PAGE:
The more people you've got on the hook, the better off you'll be if something goes wrong. That's exactly what bankers are thinking when they require Daddy to co-sign for Sonny Boy's first set of wheels. It's the best way to rope another, hopefully more responsible party into your deal. Similarly, you can try to get a formal written guarantee from the deep pocket of your choice in the negotiations at hand.
If you can, also make sure everyone on the other side of the table is "jointly and severally liable." In contracts, these magic words are the legal equivalent of "one for all and all for one." They allow you to recover everything you're owed from each individual without the incredible (and costly and time-consuming) hassle of suing all the others.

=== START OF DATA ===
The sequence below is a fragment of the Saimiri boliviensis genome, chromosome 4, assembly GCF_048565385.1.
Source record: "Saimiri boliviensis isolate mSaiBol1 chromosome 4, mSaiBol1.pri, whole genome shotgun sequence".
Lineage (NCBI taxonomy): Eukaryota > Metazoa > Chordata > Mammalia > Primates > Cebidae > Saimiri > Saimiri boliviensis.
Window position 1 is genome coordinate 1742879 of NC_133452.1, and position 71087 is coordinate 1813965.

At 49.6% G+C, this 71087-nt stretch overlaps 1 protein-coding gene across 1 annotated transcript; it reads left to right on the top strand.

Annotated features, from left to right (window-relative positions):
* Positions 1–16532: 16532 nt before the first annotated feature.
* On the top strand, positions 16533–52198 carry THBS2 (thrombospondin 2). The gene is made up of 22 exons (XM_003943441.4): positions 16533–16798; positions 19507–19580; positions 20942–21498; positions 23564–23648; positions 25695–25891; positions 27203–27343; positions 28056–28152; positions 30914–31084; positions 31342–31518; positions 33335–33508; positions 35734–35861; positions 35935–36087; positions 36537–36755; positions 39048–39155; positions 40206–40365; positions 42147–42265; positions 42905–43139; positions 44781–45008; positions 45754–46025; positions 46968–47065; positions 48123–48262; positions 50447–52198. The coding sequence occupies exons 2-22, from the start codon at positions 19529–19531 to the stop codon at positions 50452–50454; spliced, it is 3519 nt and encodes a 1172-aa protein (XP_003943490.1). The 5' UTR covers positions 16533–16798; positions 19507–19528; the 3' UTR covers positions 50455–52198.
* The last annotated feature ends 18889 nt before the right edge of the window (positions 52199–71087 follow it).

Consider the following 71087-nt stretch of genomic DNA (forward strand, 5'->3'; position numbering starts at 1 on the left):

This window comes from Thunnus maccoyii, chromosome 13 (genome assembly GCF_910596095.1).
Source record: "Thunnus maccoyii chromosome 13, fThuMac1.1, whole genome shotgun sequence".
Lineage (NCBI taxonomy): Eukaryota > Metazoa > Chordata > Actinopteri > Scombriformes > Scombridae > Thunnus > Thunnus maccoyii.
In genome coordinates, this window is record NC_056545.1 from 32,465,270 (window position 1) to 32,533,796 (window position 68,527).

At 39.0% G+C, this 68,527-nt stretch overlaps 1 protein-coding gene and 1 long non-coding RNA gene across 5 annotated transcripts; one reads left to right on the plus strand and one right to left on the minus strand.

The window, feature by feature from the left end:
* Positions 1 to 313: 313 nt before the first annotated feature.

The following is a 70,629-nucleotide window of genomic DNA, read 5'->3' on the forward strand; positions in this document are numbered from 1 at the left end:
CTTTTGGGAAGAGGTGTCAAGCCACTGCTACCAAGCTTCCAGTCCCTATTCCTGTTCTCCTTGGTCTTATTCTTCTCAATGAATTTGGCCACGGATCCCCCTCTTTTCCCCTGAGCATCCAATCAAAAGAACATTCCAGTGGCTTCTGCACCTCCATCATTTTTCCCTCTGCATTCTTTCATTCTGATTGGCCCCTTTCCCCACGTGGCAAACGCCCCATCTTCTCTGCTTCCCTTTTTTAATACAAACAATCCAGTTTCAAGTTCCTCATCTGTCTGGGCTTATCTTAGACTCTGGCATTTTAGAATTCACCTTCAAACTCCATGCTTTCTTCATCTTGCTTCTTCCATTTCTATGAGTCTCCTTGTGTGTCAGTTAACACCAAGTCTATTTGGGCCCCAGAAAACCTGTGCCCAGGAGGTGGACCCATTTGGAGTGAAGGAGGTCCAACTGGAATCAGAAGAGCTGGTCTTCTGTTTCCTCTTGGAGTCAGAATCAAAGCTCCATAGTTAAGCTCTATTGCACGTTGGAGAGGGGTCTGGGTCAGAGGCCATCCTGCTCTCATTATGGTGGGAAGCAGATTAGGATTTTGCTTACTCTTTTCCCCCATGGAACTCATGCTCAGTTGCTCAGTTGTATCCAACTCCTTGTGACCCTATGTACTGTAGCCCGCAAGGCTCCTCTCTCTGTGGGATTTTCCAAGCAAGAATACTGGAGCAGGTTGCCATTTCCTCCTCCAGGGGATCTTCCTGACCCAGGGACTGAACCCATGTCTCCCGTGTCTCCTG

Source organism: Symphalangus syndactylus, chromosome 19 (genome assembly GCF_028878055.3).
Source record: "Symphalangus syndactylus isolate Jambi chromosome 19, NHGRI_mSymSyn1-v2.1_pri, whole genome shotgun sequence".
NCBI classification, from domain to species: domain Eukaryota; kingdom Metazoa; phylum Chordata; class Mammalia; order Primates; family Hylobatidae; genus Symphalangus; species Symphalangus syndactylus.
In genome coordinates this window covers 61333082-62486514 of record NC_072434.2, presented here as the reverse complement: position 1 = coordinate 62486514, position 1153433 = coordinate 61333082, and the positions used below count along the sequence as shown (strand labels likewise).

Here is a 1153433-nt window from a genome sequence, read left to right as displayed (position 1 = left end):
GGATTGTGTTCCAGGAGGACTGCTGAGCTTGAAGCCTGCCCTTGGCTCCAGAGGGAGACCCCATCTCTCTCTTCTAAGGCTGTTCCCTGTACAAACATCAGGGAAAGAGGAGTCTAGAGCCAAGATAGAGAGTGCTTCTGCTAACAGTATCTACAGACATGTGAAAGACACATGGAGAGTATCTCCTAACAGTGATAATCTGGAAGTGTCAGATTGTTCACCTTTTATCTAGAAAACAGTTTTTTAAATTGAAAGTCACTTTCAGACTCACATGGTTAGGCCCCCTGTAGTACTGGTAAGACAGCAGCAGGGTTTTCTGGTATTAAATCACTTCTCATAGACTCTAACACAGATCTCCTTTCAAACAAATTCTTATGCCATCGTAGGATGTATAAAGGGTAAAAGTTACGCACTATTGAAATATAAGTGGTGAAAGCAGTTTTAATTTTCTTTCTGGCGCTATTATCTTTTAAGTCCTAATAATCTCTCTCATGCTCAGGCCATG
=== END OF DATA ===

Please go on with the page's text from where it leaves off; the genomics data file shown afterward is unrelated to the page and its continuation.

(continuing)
Finally, from the sky-jacker taking hostages to the local bowling-alley attendant holding your driver's license, dealmakers love collateral. Call it a lien, mortgage, trust deed or security interest-the concept is the same. When someone has promised you something or gives you some other property, you get to keep it if they don't honor their word. But giving or getting collateral is technical stuff. To get it right, you'll definitely need a lawyer-and probably a specialist, at that.